Blackpool Hotels with Tennis Courts

THE BEST Hotels with Tennis Courts in Blackpool

Blackpool Hotels with Tennis Courts

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Hotels with Tennis Courts nearby destinations

  • Liverpool
    Liverpool's fortunes have historically been tied to shipping. But imports and exports like sugar, spice and tobacco pale in comparison with Liverpool's most famous export of all — The Beatles. Relive the hysteria at The Beatles Story Experience, and check out Paul's childhood home, but also leave time for exploring Liverpool Cathedral and the Walker Art Gallery.
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  • Manchester
    Famed for its football team and music scene, which has produced the likes of The Smiths and Oasis, this centre for sports and the arts is a down-to-earth and friendly city. The so-called Capital of the North has overcome industrial decline, bombing (in WWII and by the IRA) to become a confident and cosmopolitan city of well over two million. It is well served by a bus and light rail network. Top attractions include the Lowry art complex, arcade Affleck's Palace and Canal Street gay village.
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  • Lake District
    Cumbria's valleys and fells (as the low mountains are known) are home to idyllic villages, high moorlands and picturesque lakes. Literary buffs will enjoy Wordsworth's Dove Cottage (go in March to see daffodils), and if you've got kids in tow, visit The World of Beatrix Potter. Or just enjoy a leisurely drive through beautiful scenery.
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  • Leeds
    Leeds, a city in West Yorkshire, England, was one of the leading centers of industry in Victorian England. The Leeds City Museum is a great place to brush up on local history, and many TripAdvisor travelers say no visit to town is complete without exploring the Royal Armouries. You’ll also find lovely parks and a lively restaurant scene, with many eateries specializing in international cuisine.
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  • Snowdonia-Eryri National Park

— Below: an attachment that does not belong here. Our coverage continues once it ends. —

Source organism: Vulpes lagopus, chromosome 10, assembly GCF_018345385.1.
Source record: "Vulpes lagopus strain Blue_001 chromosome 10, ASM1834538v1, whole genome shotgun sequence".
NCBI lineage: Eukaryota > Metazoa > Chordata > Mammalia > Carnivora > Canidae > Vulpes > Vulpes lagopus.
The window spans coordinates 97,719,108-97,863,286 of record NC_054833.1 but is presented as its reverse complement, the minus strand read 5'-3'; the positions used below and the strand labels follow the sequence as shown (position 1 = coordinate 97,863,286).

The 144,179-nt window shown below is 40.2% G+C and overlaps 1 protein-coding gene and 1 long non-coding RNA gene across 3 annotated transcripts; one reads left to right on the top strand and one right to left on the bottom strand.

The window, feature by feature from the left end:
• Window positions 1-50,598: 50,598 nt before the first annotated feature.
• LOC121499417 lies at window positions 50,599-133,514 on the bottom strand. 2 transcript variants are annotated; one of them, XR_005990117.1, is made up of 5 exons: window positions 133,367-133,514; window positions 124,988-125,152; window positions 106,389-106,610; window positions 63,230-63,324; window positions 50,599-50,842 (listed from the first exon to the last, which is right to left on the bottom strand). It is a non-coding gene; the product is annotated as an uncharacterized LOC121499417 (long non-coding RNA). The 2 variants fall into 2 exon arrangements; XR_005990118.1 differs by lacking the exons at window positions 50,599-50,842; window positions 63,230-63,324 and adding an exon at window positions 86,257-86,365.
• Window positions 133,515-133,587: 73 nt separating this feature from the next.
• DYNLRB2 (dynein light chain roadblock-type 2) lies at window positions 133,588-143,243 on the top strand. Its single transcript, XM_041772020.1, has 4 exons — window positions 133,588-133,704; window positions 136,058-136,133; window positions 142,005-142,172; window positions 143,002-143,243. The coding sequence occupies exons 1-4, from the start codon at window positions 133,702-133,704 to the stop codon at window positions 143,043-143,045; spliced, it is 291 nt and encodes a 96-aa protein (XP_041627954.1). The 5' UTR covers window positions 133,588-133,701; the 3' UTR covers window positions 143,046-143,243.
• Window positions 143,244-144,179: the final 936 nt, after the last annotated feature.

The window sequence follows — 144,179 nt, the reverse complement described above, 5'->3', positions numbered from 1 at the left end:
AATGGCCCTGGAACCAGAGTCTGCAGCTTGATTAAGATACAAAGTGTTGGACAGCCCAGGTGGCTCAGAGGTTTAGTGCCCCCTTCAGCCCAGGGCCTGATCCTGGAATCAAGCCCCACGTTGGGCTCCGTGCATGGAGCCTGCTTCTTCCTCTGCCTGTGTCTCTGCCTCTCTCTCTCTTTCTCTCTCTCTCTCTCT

Make sure to pack your wellies, because Snowdonia National Park is one of the wettest spots in the U.K. Besides being soggy, it’s also pretty impressive. A fairly easy hike takes you to the top of Yr Wyddfa, the highest peak in Wales (topping any peaks in England, too), where peregrine falcons nest in the jagged cliffs. The park also has the largest lake in Wales, Llyn Tegid. It has its own Loch Ness-style monster—called Teggie, of course—though some figure it’s just an unusually large pike. This Snowdonia’s wonders can also be found on a smaller scale. Keep an eye out for the Snowdon beetle, which has rainbow stripes down its back.
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  • Lancashire
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  • Cheshire
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  • Cumbria
    Cumbria is a county in the North of England which is famed above all for its natural beauty. Although it is the Lake District which most people will immediately associate with Cumbria, there are a great many other spots of natural beauty to behold, as well as plenty of activities to suit all tastes around the county. Arriving in Cumbria by car, or perhaps hiring a car on your arrival, is virtually essential for seeing the best of what the county has to offer. The Lake District is comprised of around twenty major bodies of water, with a great many smaller ones dotted around. Visitors looking to explore the lakes may be best advised to begin at Windermere and the Brockhole Visitor Centre, where all the required information may be obtained. There are a number of facilities at the centre for all the family to enjoy, including watersports and a children’s adventure playground. Other locations in the area more than worth seeing include Derwent Water, Ullswater and Coniston Water. As well as its Lakeland beauty, Cumbria also has its rugged, mountainous scenery to appreciate. Cumbria is host to every mountain in England over the three thousand feet mark and climbers, adventurous walkers and even mountain bikers are therefore all but spoiled for choice in the locations which they can visit. Cumbria is an area which has witnessed considerable upheaval in a historical sense. Evidence of this dating back to Roman times can still be seen, particularly with the legendary Hadrian’s Wall forming the county’s approximate northern boundary. The path which follows the course of the wall is a great way for walkers with an interest in history to combine both passions. Castles are plentiful in Cumbria, with the impressive Carlisle Castle dating back to Norman times. A visit to Carlisle Castle can be combined with a tour of the historic town, where the ancient features of the county’s main population and economic centre are complemented by the common comforts and conveniences of everyday modern living.